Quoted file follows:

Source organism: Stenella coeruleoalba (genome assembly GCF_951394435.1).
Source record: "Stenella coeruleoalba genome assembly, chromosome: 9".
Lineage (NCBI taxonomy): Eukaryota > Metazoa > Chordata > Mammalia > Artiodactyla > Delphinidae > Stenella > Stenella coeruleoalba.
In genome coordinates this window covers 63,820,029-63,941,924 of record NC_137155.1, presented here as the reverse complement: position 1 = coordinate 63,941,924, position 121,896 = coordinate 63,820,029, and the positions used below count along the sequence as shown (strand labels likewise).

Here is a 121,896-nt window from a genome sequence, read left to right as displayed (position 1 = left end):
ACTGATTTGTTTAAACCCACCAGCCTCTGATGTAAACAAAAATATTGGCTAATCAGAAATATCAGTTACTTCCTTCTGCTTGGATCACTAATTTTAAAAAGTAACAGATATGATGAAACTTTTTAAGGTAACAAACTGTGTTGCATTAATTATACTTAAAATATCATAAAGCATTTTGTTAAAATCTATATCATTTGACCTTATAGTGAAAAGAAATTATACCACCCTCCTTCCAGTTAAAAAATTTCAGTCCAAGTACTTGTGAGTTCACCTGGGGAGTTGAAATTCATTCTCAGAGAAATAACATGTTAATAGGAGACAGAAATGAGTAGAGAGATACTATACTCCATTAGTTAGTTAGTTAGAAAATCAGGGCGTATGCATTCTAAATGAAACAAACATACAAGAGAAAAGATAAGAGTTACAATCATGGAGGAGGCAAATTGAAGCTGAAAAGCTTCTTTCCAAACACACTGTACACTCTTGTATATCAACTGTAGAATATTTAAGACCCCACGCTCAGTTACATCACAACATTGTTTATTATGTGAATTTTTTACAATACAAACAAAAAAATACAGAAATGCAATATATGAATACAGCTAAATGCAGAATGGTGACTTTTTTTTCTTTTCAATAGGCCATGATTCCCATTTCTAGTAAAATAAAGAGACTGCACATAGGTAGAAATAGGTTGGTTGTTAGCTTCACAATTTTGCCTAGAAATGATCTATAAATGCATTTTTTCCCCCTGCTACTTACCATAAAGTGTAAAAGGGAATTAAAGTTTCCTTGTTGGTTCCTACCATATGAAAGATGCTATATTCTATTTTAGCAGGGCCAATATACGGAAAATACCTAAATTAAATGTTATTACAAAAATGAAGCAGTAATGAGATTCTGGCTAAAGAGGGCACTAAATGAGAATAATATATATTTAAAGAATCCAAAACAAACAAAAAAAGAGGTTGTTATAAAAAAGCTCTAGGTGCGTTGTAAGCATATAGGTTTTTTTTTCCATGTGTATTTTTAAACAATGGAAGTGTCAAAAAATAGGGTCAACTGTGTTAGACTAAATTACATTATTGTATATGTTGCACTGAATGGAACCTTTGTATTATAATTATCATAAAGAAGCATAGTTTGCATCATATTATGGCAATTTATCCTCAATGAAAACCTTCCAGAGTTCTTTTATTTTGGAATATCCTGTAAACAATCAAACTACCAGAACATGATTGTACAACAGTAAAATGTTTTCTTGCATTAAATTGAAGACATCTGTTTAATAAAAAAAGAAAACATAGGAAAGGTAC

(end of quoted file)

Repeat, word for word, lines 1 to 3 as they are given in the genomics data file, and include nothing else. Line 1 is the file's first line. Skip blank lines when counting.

Source organism: Stenella coeruleoalba (genome assembly GCF_951394435.1).
Source record: "Stenella coeruleoalba genome assembly, chromosome: 9".
Lineage (NCBI taxonomy): Eukaryota > Metazoa > Chordata > Mammalia > Artiodactyla > Delphinidae > Stenella > Stenella coeruleoalba.